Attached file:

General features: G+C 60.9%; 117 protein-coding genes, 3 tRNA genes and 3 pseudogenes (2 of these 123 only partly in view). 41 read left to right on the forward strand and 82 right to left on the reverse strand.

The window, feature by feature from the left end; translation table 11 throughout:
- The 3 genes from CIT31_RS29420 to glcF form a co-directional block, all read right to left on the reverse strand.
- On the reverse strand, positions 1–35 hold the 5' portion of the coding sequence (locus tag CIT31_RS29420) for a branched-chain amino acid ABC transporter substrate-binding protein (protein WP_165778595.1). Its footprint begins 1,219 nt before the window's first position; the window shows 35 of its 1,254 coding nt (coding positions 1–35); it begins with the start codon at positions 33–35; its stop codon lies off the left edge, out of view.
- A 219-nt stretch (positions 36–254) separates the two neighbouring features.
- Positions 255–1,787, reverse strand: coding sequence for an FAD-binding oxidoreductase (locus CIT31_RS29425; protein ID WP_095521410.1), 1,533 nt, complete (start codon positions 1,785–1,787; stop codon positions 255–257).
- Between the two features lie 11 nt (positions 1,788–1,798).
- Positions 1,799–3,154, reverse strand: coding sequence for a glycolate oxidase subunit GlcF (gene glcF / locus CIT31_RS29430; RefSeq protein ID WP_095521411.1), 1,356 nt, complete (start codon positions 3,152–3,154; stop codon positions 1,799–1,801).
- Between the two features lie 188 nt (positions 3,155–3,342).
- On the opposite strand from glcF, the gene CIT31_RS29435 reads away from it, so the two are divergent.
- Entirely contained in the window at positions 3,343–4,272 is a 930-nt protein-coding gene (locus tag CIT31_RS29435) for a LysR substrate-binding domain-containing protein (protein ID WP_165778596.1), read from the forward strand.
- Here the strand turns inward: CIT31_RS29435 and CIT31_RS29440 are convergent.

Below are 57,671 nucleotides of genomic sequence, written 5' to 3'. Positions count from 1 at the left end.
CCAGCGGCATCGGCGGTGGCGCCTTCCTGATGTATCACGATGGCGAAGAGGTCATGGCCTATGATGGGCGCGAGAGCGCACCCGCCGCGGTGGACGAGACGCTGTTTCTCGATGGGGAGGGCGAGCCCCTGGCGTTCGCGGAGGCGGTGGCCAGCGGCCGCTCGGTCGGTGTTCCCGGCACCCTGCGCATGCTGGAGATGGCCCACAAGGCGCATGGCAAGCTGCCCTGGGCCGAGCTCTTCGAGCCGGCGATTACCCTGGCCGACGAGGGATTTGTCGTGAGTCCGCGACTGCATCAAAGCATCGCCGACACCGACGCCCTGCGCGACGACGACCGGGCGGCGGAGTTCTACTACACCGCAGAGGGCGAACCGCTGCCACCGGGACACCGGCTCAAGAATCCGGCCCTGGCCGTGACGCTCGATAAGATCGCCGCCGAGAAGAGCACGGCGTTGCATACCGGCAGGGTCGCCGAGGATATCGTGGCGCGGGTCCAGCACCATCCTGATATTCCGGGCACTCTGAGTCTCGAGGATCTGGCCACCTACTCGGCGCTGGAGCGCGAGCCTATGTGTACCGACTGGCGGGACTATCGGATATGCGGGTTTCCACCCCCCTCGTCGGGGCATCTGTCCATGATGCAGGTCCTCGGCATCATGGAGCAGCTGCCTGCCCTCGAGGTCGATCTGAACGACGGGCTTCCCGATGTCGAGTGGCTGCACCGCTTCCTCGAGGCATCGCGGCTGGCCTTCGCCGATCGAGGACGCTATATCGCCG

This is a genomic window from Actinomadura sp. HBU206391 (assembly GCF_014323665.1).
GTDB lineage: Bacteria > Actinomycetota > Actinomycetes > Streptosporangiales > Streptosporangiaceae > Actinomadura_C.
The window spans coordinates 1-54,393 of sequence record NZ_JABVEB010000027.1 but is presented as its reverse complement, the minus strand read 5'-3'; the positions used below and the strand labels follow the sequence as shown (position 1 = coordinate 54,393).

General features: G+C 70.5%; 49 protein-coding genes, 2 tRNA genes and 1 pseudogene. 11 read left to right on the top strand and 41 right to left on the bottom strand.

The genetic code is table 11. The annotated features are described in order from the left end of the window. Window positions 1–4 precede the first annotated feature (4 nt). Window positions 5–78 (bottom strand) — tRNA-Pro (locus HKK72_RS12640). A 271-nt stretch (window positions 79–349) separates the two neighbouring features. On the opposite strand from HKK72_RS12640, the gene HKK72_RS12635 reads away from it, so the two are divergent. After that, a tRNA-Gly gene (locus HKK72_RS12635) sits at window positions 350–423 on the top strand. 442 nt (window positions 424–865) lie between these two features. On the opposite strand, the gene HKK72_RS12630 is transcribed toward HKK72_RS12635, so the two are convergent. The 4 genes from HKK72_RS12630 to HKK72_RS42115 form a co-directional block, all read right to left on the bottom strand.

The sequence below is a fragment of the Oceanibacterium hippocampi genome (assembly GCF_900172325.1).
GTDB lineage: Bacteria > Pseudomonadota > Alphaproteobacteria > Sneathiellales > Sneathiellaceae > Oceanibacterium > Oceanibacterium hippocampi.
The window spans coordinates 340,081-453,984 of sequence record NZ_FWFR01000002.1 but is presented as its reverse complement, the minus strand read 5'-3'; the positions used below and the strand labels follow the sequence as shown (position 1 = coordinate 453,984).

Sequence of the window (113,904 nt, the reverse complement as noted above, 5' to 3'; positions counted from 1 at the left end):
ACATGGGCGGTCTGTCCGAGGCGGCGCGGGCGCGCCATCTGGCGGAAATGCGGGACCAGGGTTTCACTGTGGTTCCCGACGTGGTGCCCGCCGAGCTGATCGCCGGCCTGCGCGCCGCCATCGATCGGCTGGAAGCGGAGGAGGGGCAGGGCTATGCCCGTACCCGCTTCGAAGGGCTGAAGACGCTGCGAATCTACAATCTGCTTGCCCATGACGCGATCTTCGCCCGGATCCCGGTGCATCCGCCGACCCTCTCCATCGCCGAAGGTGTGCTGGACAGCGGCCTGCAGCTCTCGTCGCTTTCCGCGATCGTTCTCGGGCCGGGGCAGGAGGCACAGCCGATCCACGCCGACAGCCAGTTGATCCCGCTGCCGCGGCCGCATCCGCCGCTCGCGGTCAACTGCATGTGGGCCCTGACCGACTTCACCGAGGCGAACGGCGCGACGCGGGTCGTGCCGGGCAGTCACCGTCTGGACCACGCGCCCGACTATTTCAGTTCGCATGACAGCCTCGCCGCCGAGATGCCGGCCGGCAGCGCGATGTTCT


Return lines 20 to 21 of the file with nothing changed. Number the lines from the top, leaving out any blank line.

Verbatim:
The sequence below is a fragment of the Oceanibacterium hippocampi genome (assembly GCF_900172325.1).
GTDB lineage: Bacteria > Pseudomonadota > Alphaproteobacteria > Sneathiellales > Sneathiellaceae > Oceanibacterium > Oceanibacterium hippocampi.